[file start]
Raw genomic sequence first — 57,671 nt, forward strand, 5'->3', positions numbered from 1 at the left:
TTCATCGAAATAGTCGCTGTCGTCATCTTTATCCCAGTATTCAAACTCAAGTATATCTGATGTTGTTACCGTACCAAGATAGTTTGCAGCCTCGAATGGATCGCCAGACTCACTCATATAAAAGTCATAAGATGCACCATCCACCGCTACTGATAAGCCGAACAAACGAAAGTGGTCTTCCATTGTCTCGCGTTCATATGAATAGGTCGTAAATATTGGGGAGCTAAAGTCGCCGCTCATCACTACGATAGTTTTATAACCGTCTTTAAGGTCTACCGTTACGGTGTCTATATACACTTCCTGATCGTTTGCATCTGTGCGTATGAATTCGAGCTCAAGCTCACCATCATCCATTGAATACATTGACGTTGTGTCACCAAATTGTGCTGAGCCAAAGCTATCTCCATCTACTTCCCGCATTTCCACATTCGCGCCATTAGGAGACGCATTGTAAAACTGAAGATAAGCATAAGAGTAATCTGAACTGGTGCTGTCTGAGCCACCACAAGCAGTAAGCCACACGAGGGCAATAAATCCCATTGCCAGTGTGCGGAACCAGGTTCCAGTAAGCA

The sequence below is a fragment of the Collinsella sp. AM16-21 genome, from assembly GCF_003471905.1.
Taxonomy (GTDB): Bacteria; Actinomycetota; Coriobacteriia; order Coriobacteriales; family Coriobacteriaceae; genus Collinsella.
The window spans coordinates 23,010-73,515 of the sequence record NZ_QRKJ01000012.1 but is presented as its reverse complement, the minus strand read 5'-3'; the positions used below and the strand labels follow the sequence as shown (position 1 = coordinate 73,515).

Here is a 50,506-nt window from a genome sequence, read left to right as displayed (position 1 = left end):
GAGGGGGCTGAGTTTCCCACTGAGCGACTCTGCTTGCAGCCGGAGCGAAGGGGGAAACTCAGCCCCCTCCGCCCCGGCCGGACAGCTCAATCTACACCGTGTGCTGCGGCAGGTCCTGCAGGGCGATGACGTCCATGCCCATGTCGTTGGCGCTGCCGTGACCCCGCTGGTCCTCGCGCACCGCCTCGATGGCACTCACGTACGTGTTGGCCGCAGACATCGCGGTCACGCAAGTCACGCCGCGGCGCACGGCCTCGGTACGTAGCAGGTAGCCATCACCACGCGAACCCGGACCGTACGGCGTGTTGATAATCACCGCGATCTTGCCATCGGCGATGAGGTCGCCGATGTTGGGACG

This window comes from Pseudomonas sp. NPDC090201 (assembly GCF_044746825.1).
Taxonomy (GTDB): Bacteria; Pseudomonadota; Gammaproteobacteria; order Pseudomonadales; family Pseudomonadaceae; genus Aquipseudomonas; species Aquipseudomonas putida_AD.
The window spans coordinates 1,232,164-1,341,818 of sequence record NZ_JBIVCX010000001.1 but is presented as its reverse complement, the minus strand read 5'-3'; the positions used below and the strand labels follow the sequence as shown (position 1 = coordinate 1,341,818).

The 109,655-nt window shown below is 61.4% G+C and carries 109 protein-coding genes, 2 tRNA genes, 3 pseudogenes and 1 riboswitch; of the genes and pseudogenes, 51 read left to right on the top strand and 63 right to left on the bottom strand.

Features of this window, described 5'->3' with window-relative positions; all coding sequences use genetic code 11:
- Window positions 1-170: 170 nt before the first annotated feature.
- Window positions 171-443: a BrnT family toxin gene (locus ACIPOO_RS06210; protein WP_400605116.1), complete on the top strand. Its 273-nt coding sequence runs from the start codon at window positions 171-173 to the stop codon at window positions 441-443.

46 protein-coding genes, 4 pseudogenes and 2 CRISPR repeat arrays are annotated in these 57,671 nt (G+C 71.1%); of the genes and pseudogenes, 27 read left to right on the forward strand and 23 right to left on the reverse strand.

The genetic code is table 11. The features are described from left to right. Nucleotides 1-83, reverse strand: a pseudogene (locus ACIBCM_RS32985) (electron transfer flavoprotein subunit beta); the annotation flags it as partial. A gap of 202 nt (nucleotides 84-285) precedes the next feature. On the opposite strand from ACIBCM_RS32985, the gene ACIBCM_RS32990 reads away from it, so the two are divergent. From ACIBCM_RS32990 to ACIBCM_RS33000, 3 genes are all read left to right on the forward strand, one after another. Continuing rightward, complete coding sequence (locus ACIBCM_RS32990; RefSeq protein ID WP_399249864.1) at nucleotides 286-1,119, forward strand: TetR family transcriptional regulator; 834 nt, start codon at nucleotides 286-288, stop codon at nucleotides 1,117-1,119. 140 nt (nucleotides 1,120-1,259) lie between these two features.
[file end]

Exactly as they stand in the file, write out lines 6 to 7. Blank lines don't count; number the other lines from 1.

Here is a 50,506-nt window from a genome sequence, read left to right as displayed (position 1 = left end):
GAGGGGGCTGAGTTTCCCACTGAGCGACTCTGCTTGCAGCCGGAGCGAAGGGGGAAACTCAGCCCCCTCCGCCCCGGCCGGACAGCTCAATCTACACCGTGTGCTGCGGCAGGTCCTGCAGGGCGATGACGTCCATGCCCATGTCGTTGGCGCTGCCGTGACCCCGCTGGTCCTCGCGCACCGCCTCGATGGCACTCACGTACGTGTTGGCCGCAGACATCGCGGTCACGCAAGTCACGCCGCGGCGCACGGCCTCGGTACGTAGCAGGTAGCCATCACCACGCGAACCCGGACCGTACGGCGTGTTGATAATCACCGCGATCTTGCCATCGGCGATGAGGTCGCCGATGTTGGGACG